Criminal Justice

Only a handful of states allow conjugal prison visits; which one is dropping its program?

A rally is planned in Jackson, Miss., this Friday to protest plans to end conjugal visits in the state’s prisons.

Prisoner commissioner Christopher Epps has said he plans to end the visits on Feb. 1 because of the cost and “the number of babies being born possibly as a result,” the New York Times reports.

Mississippi is among five states that still have active programs allowing time alone with spouses, the story says. The others are New York, California, New Mexico and Washington. All require the prisoners to be legally married and to have records of good behavior. Mississippi allows only an hour’s time for the visit, while the visits in other states can last one to three days and can include other family members such as children and grandparents.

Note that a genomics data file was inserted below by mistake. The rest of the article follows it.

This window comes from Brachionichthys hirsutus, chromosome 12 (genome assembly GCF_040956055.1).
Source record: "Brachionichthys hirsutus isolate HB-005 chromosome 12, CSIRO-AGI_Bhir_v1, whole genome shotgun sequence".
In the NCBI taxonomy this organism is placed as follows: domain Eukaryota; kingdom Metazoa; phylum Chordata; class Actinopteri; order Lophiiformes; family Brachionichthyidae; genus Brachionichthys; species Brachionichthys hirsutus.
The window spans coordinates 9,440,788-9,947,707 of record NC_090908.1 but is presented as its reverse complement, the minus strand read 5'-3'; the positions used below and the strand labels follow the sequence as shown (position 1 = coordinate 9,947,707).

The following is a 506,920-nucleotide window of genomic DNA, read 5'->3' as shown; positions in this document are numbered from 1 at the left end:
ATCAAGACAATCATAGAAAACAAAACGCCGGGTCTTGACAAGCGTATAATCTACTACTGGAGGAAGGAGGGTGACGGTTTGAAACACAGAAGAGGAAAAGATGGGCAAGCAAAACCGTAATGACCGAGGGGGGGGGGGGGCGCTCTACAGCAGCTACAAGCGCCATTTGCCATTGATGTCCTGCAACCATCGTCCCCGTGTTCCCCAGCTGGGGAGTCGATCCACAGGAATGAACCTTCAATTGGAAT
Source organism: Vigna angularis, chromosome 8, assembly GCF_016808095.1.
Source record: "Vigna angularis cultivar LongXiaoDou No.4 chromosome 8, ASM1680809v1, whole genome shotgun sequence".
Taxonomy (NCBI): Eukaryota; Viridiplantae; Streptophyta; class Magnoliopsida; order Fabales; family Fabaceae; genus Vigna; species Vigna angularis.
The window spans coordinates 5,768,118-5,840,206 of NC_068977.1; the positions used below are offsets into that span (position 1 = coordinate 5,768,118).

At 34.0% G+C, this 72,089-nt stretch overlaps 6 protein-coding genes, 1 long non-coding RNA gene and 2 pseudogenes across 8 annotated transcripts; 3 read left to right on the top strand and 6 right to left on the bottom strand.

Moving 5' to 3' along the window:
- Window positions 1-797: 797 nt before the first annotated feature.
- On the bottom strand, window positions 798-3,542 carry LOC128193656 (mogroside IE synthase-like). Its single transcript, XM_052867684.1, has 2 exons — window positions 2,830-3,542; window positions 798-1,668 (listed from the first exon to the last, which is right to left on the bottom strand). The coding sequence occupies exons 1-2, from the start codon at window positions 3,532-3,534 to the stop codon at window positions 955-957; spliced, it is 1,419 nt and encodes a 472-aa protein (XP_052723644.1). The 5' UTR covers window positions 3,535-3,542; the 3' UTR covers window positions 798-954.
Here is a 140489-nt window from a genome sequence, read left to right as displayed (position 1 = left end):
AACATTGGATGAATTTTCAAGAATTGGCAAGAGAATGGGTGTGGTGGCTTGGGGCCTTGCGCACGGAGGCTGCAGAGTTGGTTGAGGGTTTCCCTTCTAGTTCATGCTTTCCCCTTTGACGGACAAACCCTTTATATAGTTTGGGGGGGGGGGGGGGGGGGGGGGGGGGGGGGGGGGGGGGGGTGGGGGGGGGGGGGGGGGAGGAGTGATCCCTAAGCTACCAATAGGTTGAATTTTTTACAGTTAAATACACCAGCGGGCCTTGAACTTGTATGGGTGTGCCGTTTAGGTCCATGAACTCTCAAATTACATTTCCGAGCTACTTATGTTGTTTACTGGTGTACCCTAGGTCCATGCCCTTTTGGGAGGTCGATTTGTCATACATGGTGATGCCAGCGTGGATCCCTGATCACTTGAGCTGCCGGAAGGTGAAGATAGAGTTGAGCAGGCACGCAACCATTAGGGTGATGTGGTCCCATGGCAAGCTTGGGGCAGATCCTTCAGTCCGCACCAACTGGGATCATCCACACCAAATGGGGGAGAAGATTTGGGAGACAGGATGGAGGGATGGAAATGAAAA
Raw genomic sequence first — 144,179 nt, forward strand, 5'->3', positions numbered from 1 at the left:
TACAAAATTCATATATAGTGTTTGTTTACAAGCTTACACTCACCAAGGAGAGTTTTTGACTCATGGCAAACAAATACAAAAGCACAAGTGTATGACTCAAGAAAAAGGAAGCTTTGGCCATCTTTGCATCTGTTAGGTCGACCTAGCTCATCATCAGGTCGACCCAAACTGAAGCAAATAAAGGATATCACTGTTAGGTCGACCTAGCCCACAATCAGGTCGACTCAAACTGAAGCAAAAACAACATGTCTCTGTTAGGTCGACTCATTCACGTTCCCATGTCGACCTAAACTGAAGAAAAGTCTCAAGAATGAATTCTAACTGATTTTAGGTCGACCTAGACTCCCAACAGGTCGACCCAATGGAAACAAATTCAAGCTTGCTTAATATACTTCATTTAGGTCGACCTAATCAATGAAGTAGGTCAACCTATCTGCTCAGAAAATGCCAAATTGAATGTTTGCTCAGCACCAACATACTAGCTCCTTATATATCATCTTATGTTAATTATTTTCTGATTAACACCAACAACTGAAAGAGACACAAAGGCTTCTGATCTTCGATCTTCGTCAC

Yale law students reviewed studies in 2012 that showed the visits could promote good behavior, lessen sexual activity among prisoners and help strengthen families. Some studies also suggest the visits could help inmates integrate into society after release, the story says.

We welcome your comments, but please adhere to our comment policy and the ABA Code of Conduct.

Commenting is not available in this channel entry.